Black: That’s a heavy question. I’m not sure what I think of the state of heavy metal. The state of heavy metal hasn’t changed that much for me personally. I’m still tied to the same favorites that I was twenty years ago or more. Heavy metal has been very consistent for me, it’s steady in my life. I suppose what is changing is a lot of the older bands are dying off literally. It’s often said they are not being replaced and I get that and I agree in some ways, but there has to be something filling that space or taking it’s place in some way. I don’t have a clear view of what that is because we are in a strange transitional time where a lot of the classic bands are surviving, your Saxon and your Iron Maiden, they are still doing their thing. How much longer… and at the same time there are other bands which are done, Motorhead, Dio. We are in this purgatory where some bands are still there, some are hanging on, some are in holograph form, and a lot of them in tribute band form, it’s very chaotic. There’s a sadness to it, I can’t deny that. Maybe in a few more years and once we are over the hump of the pandemic and we see what the touring industry looks like on the other side of that, we may have a clearer view of what exactly we are going through right now.
Dead Rhetoric: Knowing your critical nature as a writer when it came to the art of reviewing records, have there been any records that you changed your mind about from the past now that you’ve had years to reflect back and dig deeper into the effort?
Black: I’m sure there are, and I know that slides both ways. I’m sure there are albums that I wrote off at the time that if I went back to, I would understand it better now. Also it would be true, that maybe some of my favorites of the week or of the month back in those days, if I listened to them now I would be like, what was I thinking?
Dead Rhetoric: What do you believe you’ve changed your mind about most over the last five years?
Black: Oh wow. I’m stumped. There’s two kids now, that changed in the past five years. I have been able to be as productive as I want to be at times, and I’m grateful for that. I feel that there are ways I could manage my time even better than I do in order to be more productive, and proceed through projects at a quicker pace. I have to work with what I have to work with, and nothing is more important than my kids.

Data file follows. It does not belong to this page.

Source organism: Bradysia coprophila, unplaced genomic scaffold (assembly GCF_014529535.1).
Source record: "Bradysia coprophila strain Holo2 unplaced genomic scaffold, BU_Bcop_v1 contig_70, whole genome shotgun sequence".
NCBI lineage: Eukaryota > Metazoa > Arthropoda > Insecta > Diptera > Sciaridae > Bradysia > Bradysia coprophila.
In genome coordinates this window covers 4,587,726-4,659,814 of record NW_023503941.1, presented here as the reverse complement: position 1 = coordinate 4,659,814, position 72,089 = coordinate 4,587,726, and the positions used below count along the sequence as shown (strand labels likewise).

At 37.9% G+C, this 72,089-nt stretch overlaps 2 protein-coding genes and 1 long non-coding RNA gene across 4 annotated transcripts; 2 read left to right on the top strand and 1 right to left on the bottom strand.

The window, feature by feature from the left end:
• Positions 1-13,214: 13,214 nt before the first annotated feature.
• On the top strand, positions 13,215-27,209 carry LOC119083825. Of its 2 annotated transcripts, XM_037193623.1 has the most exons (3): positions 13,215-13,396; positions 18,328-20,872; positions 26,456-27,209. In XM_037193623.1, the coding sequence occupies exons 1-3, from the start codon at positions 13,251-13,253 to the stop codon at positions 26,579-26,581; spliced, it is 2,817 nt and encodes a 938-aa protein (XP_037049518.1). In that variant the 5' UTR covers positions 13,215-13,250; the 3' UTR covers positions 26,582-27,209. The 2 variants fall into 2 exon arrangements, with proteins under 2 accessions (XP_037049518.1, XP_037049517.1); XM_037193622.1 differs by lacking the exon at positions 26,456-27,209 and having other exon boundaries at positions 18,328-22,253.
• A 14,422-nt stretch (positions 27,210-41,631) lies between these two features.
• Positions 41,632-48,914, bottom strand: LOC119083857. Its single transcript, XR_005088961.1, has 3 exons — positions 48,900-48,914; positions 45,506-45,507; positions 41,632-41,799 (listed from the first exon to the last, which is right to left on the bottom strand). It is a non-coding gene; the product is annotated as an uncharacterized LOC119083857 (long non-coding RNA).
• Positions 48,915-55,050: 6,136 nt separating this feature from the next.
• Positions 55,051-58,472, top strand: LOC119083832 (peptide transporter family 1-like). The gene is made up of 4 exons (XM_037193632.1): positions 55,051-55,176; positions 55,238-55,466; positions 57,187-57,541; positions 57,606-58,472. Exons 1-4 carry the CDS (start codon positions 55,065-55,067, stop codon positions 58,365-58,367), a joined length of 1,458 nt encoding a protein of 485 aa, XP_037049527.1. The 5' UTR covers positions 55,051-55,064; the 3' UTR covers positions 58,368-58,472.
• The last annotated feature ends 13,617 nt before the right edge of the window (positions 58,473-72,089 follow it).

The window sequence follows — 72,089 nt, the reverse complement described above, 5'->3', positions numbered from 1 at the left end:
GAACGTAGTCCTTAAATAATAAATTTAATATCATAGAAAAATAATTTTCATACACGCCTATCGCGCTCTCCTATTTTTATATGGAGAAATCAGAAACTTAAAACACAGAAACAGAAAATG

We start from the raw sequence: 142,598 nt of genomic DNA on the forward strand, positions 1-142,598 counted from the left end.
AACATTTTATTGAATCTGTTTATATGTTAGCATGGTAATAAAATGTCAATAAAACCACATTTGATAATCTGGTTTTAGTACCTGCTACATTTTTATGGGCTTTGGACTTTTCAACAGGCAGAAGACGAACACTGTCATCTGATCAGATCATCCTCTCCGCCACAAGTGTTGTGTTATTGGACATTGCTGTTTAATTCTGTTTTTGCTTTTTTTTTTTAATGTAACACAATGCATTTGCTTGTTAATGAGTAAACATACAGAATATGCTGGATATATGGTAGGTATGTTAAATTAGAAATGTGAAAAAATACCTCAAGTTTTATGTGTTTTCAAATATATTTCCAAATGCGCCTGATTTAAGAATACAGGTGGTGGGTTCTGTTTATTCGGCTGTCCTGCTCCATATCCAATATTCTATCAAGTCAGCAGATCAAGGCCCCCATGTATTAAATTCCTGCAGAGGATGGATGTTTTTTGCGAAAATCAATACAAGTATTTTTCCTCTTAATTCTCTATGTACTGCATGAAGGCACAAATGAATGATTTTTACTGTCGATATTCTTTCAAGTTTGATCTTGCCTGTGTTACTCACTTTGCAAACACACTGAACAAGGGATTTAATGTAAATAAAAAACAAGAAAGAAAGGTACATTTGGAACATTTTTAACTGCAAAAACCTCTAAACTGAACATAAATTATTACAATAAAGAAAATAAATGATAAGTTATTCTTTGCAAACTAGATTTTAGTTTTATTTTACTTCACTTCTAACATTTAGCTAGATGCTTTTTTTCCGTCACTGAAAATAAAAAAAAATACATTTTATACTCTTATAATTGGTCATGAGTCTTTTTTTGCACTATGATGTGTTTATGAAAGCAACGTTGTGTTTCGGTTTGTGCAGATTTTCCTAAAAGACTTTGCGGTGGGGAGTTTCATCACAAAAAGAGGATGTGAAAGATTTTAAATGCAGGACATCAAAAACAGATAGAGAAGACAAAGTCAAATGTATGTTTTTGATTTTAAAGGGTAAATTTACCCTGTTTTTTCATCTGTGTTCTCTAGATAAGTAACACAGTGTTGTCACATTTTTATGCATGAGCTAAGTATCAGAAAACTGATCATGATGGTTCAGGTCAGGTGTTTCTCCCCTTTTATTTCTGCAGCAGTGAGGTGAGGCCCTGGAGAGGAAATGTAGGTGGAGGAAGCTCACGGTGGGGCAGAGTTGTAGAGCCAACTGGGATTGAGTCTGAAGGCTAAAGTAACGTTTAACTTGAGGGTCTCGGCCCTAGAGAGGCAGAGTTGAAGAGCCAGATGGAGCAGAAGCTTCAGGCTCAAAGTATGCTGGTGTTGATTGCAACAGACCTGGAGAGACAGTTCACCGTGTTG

Dead Rhetoric: What has heavy metal as a genre meant to you personally from the initial discovery of the style through today? Have there been specific albums or bands that you think helped you through difficult or tougher times in your life?
Black: It’s meant everything to me personally. It’s like your imaginary friend that’s also real. It’s everything, this constant presence in my life. Whether in the foreground or the background, or probably both. It’s what’s playing in my head all the time. I can’t really imagine my life without it. I’ve been lucky to not have what I would call a lot of difficult times in my life, I guess. I’ve relied on music in other ways I guess. A motivator and just ever present.
Dead Rhetoric: I’d imagine the pandemic hasn’t necessarily slowed down the creativity within Chris Black when it comes to future musical output. What can the fans expect maybe in the next year or two while we wait out when the live show circuit comes back to life?
Black: For me, I’m right now working on a book, which I’m committed to finishing before I take up any more musical projects. After that, I’m leaving my mind open for a change. I’m not trying to lay things out so far in the future. As we know the future is uncertain in some ways for everyone right now. I haven’t committed to what my next move musically might be. I have a lot of stuff that’s always piling up in the background, that might be suited for some solo stuff as Professor Black. I’m leaving my options open. It’s a book on Bathory, a detailed documentary bio on the band.